Hiram College

Written by Amanda Worcester ’18

This post is written in response to her experience in the United Kingdom during the spring 2017 3-week trip led by Professors Paul Gaffney and Rick Hyde.

Reading about something and experiencing it are completely different things. This was especially true in Stratford-upon-Avon. Having read Shakespeare’s biography, I was familiar with his birth and death place, but being in those places made everything more tangible. I really got the sense of how he grew up and how the city was like in his time.

We started our tour of his life in his birthplace which had been restored to the time period. It was interesting to get the sense of how the family life worked and how his father made his money. It was also interesting to learn that Shakespeare had turned the family home into a pub and boarding house after he moved to London and the family didn’t need it. There are facts that aren’t well known, but were interesting to learn.

Getting to go to the schoolhouse that Shakespeare attended and knowing that I was in the room that he learned was incredible. The fact that he saw his first professional performance in that same room was something that was inspiring. Something that went along with that aspect of his childhood was also the parish that his father was in charge of. Something that was very prevalent during his time was the change from Catholicism to Protestantism. To see the paintings on the wall of the church, that his father was charged to cover, really made things real to me and showed me even more about this country in general. There is so much about this city that has preserved history and has honored both Shakespeare and theatre.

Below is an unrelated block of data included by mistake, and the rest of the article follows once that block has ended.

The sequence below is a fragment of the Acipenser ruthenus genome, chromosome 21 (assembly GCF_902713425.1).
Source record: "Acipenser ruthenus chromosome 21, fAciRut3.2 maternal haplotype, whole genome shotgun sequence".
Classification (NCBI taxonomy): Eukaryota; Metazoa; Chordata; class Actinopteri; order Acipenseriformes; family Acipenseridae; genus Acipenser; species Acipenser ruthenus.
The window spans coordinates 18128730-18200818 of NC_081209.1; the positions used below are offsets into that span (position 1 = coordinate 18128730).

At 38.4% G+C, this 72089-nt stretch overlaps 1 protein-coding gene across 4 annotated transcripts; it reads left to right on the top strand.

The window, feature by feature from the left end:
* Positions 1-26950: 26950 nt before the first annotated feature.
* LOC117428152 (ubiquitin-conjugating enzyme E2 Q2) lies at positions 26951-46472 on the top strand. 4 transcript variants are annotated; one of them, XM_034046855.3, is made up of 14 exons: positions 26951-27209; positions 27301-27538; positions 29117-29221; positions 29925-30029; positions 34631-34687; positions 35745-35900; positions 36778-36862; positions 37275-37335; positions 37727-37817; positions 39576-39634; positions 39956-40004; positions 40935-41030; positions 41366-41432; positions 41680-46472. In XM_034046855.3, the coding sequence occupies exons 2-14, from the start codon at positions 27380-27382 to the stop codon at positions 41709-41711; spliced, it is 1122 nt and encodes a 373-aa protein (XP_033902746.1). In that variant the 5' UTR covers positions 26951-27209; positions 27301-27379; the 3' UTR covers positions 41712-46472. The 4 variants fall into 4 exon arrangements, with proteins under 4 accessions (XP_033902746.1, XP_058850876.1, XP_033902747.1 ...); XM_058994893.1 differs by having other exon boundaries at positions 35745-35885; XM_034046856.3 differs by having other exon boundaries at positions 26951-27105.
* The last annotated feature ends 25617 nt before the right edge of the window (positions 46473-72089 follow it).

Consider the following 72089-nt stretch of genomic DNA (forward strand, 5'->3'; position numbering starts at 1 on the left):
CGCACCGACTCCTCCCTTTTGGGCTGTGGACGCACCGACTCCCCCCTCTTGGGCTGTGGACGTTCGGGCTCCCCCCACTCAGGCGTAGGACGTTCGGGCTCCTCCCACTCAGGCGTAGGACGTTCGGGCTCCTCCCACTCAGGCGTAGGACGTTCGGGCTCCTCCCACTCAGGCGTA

Throughout all of this I had often been reminded how much history England actually has. Instead of 200 years, I had to wrap my head around thousands. So many times it was highlighted how much history this country has and also how well preserved it is. This was seen in every single place that we went but it was especially incredible in London.

One of the first days in London we travelled to many places that showed the history of the city. Westminster Abbey was astonishing because it contained not only royal memorials and remains but also memorials for people who have been influential on English culture. It was also astonishing because it has been so well preserved since the 1000s despite all of the changes to the city around it.

Something that didn’t change was the Horse Guards, which was a strange experience. I walked past two police officers armed with automatic weapons. The guards had swords. I know the guards are there as a tradition, but it still impacted me. The presence of the police officers also reminded me of the state that the world is currently in. It was so easy to forget what was going on around the world when you are not around media. This was a stark reminder that nowhere is guaranteed to be safe.

On that theme we also saw a church that was destroyed during the Blitz of World War II. Instead of tearing the church down, it was repurposed. It was uplifting to see that the government had kept the remainder of the church and made it into a community area. There were benches and a water feature that made it a nice a relaxing place to be which is strange when you think of the events that had happened there. The preservation of history seems to be much more important there and they do it in ways that is accessible to everybody.